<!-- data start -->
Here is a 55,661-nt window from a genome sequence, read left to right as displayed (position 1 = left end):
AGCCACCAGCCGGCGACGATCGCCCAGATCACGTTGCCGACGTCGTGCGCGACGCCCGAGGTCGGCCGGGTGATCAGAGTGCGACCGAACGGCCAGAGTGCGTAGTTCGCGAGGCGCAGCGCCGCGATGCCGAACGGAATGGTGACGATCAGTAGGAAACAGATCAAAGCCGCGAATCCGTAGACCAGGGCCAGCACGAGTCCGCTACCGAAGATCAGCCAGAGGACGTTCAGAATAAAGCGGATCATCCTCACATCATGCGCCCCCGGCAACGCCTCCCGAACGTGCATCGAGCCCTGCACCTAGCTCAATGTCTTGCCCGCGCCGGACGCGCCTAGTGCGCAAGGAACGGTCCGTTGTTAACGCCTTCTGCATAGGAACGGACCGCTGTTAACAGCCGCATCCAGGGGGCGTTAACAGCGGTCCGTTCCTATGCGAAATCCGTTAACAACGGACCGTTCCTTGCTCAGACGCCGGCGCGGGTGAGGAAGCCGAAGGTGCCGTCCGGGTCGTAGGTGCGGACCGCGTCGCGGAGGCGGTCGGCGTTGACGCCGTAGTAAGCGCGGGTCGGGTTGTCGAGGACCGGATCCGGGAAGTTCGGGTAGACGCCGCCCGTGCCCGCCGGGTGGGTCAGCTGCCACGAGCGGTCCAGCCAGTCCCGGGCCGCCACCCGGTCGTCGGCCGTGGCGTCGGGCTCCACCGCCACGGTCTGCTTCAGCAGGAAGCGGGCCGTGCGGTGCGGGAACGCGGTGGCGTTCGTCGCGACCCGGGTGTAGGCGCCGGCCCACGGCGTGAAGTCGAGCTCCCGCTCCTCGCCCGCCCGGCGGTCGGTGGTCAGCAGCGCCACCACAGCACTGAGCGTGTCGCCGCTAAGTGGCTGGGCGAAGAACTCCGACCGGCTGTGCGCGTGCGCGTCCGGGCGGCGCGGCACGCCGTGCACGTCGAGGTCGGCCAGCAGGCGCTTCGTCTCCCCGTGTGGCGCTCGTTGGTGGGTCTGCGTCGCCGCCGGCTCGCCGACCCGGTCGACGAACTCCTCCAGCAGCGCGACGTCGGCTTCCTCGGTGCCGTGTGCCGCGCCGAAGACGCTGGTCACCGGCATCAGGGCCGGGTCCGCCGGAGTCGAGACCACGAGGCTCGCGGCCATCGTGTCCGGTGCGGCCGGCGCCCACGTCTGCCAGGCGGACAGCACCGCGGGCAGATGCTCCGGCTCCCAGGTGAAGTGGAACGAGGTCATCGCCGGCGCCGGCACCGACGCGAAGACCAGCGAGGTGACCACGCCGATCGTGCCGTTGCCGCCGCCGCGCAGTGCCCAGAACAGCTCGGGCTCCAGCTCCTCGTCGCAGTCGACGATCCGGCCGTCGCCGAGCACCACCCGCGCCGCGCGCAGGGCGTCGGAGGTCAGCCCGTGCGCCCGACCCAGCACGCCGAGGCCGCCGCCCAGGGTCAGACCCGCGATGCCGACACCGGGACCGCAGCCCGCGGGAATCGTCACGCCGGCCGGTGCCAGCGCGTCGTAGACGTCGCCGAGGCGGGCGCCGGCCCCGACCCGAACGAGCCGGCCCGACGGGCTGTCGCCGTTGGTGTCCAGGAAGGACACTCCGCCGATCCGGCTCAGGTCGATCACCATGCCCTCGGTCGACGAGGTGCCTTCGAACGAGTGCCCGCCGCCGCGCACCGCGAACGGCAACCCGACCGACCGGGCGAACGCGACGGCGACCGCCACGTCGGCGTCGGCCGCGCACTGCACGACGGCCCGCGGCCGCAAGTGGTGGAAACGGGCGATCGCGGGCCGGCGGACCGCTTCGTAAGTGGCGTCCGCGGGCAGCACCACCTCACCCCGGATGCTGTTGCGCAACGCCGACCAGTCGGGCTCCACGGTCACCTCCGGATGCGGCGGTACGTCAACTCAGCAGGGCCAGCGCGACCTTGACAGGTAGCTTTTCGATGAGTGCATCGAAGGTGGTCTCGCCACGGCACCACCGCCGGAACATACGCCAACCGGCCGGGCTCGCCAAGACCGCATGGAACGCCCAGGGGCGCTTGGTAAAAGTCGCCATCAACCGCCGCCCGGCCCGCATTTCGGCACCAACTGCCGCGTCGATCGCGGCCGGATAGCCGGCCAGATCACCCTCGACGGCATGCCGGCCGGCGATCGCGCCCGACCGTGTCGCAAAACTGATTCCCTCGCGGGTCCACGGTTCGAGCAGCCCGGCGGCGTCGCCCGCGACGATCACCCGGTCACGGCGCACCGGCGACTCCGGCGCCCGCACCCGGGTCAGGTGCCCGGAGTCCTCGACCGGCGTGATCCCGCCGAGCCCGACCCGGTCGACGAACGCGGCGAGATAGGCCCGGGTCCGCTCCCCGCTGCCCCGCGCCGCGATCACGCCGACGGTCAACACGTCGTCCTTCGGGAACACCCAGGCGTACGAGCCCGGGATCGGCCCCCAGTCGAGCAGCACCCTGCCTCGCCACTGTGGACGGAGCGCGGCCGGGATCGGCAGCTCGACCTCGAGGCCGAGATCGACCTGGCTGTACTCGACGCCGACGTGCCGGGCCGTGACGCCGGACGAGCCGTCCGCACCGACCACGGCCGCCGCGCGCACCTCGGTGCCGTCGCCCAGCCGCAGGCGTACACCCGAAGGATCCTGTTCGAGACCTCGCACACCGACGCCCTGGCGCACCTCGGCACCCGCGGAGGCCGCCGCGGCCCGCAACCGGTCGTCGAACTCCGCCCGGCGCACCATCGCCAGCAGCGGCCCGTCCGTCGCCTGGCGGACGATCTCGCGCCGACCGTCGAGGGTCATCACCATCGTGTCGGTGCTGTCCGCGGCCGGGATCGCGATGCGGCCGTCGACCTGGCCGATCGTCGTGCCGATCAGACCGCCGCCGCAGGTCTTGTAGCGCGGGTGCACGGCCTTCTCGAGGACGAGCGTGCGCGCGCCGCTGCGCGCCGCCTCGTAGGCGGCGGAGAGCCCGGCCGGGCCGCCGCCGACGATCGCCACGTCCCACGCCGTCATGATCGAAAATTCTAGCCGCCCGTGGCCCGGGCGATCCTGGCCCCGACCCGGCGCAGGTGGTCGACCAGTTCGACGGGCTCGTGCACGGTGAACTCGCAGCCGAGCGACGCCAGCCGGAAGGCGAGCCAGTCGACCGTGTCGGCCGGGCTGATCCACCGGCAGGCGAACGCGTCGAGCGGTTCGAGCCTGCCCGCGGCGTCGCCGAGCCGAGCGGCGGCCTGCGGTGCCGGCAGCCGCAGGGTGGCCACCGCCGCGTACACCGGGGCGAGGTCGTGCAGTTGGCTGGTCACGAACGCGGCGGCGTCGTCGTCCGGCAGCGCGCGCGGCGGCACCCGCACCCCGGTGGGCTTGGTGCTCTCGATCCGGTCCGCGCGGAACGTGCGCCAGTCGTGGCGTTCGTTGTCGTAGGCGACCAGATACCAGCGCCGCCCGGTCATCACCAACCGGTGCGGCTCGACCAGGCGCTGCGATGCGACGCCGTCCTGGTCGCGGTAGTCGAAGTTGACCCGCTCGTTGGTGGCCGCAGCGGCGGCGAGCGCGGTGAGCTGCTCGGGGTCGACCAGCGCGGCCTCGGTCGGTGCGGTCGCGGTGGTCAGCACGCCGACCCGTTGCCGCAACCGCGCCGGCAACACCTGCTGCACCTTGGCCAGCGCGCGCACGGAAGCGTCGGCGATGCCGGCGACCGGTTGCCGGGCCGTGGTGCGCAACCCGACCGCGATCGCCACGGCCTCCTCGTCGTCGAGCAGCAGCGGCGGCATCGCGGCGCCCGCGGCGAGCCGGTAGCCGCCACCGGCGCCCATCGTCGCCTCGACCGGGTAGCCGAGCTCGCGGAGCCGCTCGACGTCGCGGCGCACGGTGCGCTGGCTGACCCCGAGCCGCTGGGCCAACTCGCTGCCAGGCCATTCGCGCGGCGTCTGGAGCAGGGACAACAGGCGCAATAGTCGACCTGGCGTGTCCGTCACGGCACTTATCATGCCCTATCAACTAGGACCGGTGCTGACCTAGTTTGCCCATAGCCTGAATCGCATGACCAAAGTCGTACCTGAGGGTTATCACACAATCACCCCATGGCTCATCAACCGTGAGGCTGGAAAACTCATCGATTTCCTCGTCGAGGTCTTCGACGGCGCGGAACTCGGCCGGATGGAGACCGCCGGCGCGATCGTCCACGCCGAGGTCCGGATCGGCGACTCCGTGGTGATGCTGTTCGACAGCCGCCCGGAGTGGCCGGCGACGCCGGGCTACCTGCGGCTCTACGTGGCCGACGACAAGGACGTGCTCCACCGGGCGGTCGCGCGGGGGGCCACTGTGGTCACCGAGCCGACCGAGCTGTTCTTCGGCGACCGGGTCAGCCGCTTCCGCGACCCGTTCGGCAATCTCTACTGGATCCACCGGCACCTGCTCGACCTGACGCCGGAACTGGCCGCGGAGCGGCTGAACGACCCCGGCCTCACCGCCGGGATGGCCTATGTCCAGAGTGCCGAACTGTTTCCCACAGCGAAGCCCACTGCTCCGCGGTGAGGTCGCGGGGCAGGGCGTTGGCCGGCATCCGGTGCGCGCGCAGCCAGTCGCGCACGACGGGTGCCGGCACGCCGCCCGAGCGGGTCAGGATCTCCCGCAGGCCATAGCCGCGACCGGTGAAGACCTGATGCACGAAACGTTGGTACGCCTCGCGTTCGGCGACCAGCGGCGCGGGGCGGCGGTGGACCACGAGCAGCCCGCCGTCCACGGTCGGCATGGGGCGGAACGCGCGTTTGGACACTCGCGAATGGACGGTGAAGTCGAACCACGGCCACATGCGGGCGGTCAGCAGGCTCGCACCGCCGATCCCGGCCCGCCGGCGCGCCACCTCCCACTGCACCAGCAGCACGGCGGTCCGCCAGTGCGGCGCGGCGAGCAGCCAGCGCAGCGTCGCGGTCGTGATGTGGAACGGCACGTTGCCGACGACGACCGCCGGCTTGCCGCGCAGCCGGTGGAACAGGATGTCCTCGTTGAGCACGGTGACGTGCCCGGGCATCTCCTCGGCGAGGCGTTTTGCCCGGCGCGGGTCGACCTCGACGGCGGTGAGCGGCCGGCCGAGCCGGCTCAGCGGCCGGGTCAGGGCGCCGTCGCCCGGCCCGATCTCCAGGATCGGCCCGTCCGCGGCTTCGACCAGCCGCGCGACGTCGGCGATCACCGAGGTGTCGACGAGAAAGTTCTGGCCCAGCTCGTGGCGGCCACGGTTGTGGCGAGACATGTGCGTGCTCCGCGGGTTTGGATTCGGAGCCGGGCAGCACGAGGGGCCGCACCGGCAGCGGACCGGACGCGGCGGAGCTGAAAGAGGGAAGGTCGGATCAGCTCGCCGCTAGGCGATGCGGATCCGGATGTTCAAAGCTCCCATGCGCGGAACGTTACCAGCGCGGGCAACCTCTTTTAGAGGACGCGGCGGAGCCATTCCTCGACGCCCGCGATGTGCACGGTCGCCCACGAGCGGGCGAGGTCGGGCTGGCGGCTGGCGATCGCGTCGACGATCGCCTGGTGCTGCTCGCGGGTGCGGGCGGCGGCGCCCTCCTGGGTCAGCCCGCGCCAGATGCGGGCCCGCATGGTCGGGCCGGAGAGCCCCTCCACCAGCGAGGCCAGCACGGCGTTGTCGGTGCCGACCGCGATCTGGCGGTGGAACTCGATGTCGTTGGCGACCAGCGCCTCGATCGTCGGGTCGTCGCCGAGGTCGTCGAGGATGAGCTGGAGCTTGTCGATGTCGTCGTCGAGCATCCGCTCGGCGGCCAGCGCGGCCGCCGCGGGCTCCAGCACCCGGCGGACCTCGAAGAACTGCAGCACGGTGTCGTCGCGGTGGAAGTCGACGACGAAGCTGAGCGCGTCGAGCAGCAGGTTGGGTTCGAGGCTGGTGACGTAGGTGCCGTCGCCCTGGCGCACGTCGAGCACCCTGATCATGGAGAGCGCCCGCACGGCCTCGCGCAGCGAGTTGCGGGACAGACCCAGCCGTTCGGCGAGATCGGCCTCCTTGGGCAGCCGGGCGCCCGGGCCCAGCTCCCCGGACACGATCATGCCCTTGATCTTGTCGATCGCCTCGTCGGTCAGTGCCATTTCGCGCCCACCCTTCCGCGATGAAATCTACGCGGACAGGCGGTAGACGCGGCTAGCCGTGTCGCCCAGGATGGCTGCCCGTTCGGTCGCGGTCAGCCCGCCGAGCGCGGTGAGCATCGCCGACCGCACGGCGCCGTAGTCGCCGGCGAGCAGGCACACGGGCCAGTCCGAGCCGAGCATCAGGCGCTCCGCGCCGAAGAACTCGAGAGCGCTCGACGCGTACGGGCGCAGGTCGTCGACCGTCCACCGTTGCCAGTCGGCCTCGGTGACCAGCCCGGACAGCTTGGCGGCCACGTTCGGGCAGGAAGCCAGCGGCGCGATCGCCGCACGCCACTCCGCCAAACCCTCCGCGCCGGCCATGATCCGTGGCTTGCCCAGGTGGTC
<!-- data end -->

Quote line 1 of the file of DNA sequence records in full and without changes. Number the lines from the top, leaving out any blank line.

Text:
Here is a 55,661-nt window from a genome sequence, read left to right as displayed (position 1 = left end):